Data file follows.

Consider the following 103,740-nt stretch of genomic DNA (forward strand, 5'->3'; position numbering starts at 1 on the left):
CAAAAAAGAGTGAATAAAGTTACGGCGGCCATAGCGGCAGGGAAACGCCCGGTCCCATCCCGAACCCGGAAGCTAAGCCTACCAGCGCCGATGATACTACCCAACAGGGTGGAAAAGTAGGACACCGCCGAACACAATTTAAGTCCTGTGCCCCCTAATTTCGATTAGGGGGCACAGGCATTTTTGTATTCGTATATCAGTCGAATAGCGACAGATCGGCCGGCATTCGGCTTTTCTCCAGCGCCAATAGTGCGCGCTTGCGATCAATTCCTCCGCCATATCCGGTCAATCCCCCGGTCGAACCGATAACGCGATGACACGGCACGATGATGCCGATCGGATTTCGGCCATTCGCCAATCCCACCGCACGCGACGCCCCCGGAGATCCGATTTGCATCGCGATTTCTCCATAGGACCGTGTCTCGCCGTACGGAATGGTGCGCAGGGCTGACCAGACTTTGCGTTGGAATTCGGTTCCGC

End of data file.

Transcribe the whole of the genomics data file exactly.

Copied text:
Consider the following 103,740-nt stretch of genomic DNA (forward strand, 5'->3'; position numbering starts at 1 on the left):
CAAAAAAGAGTGAATAAAGTTACGGCGGCCATAGCGGCAGGGAAACGCCCGGTCCCATCCCGAACCCGGAAGCTAAGCCTACCAGCGCCGATGATACTACCCAACAGGGTGGAAAAGTAGGACACCGCCGAACACAATTTAAGTCCTGTGCCCCCTAATTTCGATTAGGGGGCACAGGCATTTTTGTATTCGTATATCAGTCGAATAGCGACAGATCGGCCGGCATTCGGCTTTTCTCCAGCGCCAATAGTGCGCGCTTGCGATCAATTCCTCCGCCATATCCGGTCAATCCCCCGGTCGAACCGATAACGCGATGACACGGCACGATGATGCCGATCGGATTTCGGCCATTCGCCAATCCCACCGCACGCGACGCCCCCGGAGATCCGATTTGCATCGCGATTTCTCCATAGGACCGTGTCTCGCCGTACGGAATGGTGCGCAGGGCTGACCAGACTTTGCGTTGGAATTCGGTTCCGC